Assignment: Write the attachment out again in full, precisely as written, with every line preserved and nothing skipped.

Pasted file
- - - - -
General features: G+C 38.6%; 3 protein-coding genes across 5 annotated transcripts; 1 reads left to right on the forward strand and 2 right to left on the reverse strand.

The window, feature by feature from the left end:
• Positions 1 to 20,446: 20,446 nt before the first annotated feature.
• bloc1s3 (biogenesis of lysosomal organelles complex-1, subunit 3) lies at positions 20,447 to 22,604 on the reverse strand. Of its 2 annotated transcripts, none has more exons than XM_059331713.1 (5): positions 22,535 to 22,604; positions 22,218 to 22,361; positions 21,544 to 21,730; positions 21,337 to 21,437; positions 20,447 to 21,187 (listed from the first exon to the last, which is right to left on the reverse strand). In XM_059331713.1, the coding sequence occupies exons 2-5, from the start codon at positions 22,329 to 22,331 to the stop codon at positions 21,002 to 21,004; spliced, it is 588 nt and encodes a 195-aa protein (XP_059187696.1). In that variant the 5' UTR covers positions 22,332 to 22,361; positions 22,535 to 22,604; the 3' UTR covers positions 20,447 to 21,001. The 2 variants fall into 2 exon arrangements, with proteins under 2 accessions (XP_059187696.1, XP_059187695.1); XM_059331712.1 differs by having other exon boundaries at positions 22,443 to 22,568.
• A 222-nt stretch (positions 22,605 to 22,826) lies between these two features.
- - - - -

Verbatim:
General features: G+C 38.6%; 3 protein-coding genes across 5 annotated transcripts; 1 reads left to right on the forward strand and 2 right to left on the reverse strand.

The window, feature by feature from the left end:
• Positions 1 to 20,446: 20,446 nt before the first annotated feature.
• bloc1s3 (biogenesis of lysosomal organelles complex-1, subunit 3) lies at positions 20,447 to 22,604 on the reverse strand. Of its 2 annotated transcripts, none has more exons than XM_059331713.1 (5): positions 22,535 to 22,604; positions 22,218 to 22,361; positions 21,544 to 21,730; positions 21,337 to 21,437; positions 20,447 to 21,187 (listed from the first exon to the last, which is right to left on the reverse strand). In XM_059331713.1, the coding sequence occupies exons 2-5, from the start codon at positions 22,329 to 22,331 to the stop codon at positions 21,002 to 21,004; spliced, it is 588 nt and encodes a 195-aa protein (XP_059187696.1). In that variant the 5' UTR covers positions 22,332 to 22,361; positions 22,535 to 22,604; the 3' UTR covers positions 20,447 to 21,001. The 2 variants fall into 2 exon arrangements, with proteins under 2 accessions (XP_059187696.1, XP_059187695.1); XM_059331712.1 differs by having other exon boundaries at positions 22,443 to 22,568.
• A 222-nt stretch (positions 22,605 to 22,826) lies between these two features.